At age 50, she’s one of the oldest women runners on the circuit. But with barely over a year of practice behind her, she’s also one of the youngest! These numbers apart, Taru Mateti is inspiring runners in Pune and around the country with her strong running, winning habit, dedication to running and the running clan, humility and zest for life. Amidst travel, work and running, she snuggles in some time for a quick catch-up with Runners For Life.
You’ve been running for one year and four months. In this short time, you’ve run everything from 10-kilometers to the full marathon. You’ve climbed the podium nine times! Your personal bests are enviable at 53:26 for the 10-kilometer to 4:35 for the full marathon! That’s remarkable. How do you do it?
It’s true, I have been running for just over a year with umpteen two-three week breaks! I guess I got lucky with age is all I can say! The pyramid gets so scanty with all this filtering: full marathon, woman, over 40, over 50… J. I also made the ‘mistake’ of starting out too fast (in relative terms) just because I had the stamina and I thought my body would take it just because I could do it. It anyway is a matter of habit to try to do things to the best of my ability.
Another factor that probably helped is my general fitness level. Additionally, the support from ‘The Pune Marathoners Club’ and ‘Pune Running’, training by coach Michael Francis, Jeetendran Nair, and earlier many people from Pune Running: Utpal Bhatt, Amol Aher, and Kamlesh Rawlani, to name a few, and, most importantly, from my family, have helped me give my best! My husband, Chandan, has been most supportive and accommodating! My family takes great pride in even the teeniest of my accomplishments!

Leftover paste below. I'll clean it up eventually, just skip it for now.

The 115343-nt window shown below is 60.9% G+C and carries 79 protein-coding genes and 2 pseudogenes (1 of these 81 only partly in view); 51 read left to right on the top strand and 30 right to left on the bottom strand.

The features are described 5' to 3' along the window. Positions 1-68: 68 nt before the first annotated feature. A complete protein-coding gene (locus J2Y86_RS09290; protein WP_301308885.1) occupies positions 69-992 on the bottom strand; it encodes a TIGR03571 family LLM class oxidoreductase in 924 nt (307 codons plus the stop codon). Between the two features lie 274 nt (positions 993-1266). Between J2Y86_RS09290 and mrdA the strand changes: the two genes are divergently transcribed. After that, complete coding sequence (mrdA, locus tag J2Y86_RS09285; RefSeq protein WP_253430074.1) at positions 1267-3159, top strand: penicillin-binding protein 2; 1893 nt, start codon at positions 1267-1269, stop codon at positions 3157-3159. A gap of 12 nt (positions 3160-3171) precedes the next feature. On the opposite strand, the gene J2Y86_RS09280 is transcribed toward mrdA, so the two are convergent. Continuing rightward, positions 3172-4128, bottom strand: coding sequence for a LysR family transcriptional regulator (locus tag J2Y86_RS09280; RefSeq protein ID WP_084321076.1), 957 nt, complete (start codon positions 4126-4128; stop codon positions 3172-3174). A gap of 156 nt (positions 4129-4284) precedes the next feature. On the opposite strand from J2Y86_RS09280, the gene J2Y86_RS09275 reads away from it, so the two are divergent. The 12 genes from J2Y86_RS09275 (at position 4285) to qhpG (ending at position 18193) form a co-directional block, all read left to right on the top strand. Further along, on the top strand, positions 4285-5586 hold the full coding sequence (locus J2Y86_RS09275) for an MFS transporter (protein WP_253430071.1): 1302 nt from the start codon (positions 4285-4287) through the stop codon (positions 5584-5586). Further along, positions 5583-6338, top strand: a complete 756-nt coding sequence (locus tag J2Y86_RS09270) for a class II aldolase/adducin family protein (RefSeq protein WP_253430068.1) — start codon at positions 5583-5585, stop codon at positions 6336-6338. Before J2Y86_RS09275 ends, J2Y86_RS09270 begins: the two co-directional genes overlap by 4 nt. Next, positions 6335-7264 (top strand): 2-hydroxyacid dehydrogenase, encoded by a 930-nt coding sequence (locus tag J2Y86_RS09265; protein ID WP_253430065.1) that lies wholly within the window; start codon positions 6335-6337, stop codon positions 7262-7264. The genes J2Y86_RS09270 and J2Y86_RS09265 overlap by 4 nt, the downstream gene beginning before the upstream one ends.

You took up a high impact sport like distance running at age 49. Didn’t they try and stop you? Kidding! But seriously. You are an example of what taking care of your health can do for the quality of your life. What inspired you to start running at an age when most people are giving up on their bodies?
I might sound very naïve, but that was what I was when I got into running… and this is also a matter of poor general knowledge that I didn’t know the distances associated with marathons!
I didn’t realize then that running is such an intensive and impactful (pun intended) activity! So the worry came in after the injuries started coming up one after the other! Running in a group, with a coach to guide and mentor, helped. Additionally, I read a lot and learn from fellow runners. I now have slowed down after listening to the demands of the body, have also changed my eating habits to some extent, wear flat shoes, take adequate rest, invest time in self-massage and occasional foam rolling for the legs, and do a lot of cross-training too.
At times, I do hear concerns from people around me on my running habits and how I am overdoing this, but I know that this comes from people who care a lot for me and have deep concern for my health in the short and the long-term!
You are a role model for many – Pune runners, women runners, veteran runners, even young newbies. You are an active member of the Pune running community – and it is wonderful to see how lively the Pune scene has become! What inspires you to run and what is your message to the many who are inspired by you?